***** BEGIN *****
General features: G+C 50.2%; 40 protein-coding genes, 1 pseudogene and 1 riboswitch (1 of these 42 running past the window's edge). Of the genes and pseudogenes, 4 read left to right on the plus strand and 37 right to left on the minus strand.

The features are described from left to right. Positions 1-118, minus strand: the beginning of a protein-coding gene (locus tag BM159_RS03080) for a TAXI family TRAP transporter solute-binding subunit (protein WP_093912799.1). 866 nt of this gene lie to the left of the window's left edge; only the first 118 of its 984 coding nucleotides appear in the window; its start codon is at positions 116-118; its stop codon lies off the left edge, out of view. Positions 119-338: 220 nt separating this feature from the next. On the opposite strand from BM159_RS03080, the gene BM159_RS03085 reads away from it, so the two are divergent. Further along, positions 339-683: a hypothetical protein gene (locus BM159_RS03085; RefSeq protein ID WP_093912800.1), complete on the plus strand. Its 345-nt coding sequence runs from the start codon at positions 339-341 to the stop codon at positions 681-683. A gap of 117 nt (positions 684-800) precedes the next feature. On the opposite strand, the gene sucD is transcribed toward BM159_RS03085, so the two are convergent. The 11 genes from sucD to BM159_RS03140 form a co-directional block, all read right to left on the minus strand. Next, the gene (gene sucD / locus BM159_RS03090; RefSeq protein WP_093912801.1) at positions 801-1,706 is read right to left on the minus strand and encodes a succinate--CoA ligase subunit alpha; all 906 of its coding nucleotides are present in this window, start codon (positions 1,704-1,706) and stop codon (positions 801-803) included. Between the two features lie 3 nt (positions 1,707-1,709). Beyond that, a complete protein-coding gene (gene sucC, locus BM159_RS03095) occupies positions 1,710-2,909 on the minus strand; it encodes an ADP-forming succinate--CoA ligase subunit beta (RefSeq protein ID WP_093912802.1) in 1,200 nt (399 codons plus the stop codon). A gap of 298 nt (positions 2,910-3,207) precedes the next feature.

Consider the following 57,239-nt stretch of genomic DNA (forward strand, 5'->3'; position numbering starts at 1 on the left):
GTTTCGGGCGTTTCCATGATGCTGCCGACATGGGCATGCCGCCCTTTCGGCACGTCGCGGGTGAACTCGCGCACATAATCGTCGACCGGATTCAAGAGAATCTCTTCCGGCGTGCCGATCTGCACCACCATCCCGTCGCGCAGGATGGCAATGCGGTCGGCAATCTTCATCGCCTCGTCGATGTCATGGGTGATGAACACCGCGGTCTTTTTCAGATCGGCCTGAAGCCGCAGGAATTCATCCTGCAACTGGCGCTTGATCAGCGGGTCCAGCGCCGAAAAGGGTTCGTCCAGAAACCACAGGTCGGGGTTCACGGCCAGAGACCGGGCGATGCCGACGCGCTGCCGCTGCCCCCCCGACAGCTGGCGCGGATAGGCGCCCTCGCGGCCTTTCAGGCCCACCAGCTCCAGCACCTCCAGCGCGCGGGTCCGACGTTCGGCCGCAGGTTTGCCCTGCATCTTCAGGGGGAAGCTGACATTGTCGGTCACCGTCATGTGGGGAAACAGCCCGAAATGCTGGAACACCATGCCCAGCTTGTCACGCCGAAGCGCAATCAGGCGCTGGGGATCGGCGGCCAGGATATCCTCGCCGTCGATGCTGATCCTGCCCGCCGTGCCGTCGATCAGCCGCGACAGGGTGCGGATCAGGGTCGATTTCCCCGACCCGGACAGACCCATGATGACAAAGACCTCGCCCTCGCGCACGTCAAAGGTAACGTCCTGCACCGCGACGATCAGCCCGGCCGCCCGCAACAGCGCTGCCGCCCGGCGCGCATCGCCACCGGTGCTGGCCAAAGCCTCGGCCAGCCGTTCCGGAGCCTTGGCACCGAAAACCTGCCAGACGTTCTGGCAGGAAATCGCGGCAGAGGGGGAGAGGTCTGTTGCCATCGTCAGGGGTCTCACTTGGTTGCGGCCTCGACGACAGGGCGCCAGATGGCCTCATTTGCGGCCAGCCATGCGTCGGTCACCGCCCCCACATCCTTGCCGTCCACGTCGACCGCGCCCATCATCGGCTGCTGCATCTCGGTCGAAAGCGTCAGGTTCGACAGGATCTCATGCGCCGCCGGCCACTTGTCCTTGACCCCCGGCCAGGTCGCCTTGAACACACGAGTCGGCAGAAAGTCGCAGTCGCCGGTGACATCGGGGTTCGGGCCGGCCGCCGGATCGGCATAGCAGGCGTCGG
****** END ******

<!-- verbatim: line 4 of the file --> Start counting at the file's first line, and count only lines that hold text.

GTTTCGGGCGTTTCCATGATGCTGCCGACATGGGCATGCCGCCCTTTCGGCACGTCGCGGGTGAACTCGCGCACATAATCGTCGACCGGATTCAAGAGAATCTCTTCCGGCGTGCCGATCTGCACCACCATCCCGTCGCGCAGGATGGCAATGCGGTCGGCAATCTTCATCGCCTCGTCGATGTCATGGGTGATGAACACCGCGGTCTTTTTCAGATCGGCCTGAAGCCGCAGGAATTCATCCTGCAACTGGCGCTTGATCAGCGGGTCCAGCGCCGAAAAGGGTTCGTCCAGAAACCACAGGTCGGGGTTCACGGCCAGAGACCGGGCGATGCCGACGCGCTGCCGCTGCCCCCCCGACAGCTGGCGCGGATAGGCGCCCTCGCGGCCTTTCAGGCCCACCAGCTCCAGCACCTCCAGCGCGCGGGTCCGACGTTCGGCCGCAGGTTTGCCCTGCATCTTCAGGGGGAAGCTGACATTGTCGGTCACCGTCATGTGGGGAAACAGCCCGAAATGCTGGAACACCATGCCCAGCTTGTCACGCCGAAGCGCAATCAGGCGCTGGGGATCGGCGGCCAGGATATCCTCGCCGTCGATGCTGATCCTGCCCGCCGTGCCGTCGATCAGCCGCGACAGGGTGCGGATCAGGGTCGATTTCCCCGACCCGGACAGACCCATGATGACAAAGACCTCGCCCTCGCGCACGTCAAAGGTAACGTCCTGCACCGCGACGATCAGCCCGGCCGCCCGCAACAGCGCTGCCGCCCGGCGCGCATCGCCACCGGTGCTGGCCAAAGCCTCGGCCAGCCGTTCCGGAGCCTTGGCACCGAAAACCTGCCAGACGTTCTGGCAGGAAATCGCGGCAGAGGGGGAGAGGTCTGTTGCCATCGTCAGGGGTCTCACTTGGTTGCGGCCTCGACGACAGGGCGCCAGATGGCCTCATTTGCGGCCAGCCATGCGTCGGTCACCGCCCCCACATCCTTGCCGTCCACGTCGACCGCGCCCATCATCGGCTGCTGCATCTCGGTCGAAAGCGTCAGGTTCGACAGGATCTCATGCGCCGCCGGCCACTTGTCCTTGACCCCCGGCCAGGTCGCCTTGAACACACGAGTCGGCAGAAAGTCGCAGTCGCCGGTGACATCGGGGTTCGGGCCGGCCGCCGGATCGGCATAGCAGGCGTCGG